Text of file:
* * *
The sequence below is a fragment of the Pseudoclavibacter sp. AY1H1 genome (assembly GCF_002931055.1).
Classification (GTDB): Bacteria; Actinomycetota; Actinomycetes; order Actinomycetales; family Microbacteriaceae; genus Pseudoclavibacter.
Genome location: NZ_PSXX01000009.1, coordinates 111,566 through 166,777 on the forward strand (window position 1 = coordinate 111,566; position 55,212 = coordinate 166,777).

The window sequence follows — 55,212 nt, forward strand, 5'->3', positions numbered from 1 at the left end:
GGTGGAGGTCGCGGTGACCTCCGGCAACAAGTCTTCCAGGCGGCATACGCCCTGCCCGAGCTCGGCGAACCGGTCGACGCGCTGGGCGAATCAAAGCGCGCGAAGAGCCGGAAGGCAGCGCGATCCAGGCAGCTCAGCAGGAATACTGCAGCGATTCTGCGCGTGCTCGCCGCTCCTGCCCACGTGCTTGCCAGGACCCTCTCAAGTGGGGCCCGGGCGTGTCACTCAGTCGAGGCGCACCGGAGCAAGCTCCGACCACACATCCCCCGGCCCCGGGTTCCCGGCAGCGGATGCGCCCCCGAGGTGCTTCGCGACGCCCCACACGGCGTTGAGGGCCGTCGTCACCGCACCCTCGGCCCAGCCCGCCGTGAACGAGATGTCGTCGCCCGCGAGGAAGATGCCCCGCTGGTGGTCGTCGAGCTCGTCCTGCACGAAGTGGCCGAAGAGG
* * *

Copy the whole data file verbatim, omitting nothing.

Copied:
The sequence below is a fragment of the Pseudoclavibacter sp. AY1H1 genome (assembly GCF_002931055.1).
Classification (GTDB): Bacteria; Actinomycetota; Actinomycetes; order Actinomycetales; family Microbacteriaceae; genus Pseudoclavibacter.
Genome location: NZ_PSXX01000009.1, coordinates 111,566 through 166,777 on the forward strand (window position 1 = coordinate 111,566; position 55,212 = coordinate 166,777).

The window sequence follows — 55,212 nt, forward strand, 5'->3', positions numbered from 1 at the left end:
GGTGGAGGTCGCGGTGACCTCCGGCAACAAGTCTTCCAGGCGGCATACGCCCTGCCCGAGCTCGGCGAACCGGTCGACGCGCTGGGCGAATCAAAGCGCGCGAAGAGCCGGAAGGCAGCGCGATCCAGGCAGCTCAGCAGGAATACTGCAGCGATTCTGCGCGTGCTCGCCGCTCCTGCCCACGTGCTTGCCAGGACCCTCTCAAGTGGGGCCCGGGCGTGTCACTCAGTCGAGGCGCACCGGAGCAAGCTCCGACCACACATCCCCCGGCCCCGGGTTCCCGGCAGCGGATGCGCCCCCGAGGTGCTTCGCGACGCCCCACACGGCGTTGAGGGCCGTCGTCACCGCACCCTCGGCCCAGCCCGCCGTGAACGAGATGTCGTCGCCCGCGAGGAAGATGCCCCGCTGGTGGTCGTCGAGCTCGTCCTGCACGAAGTGGCCGAAGAGG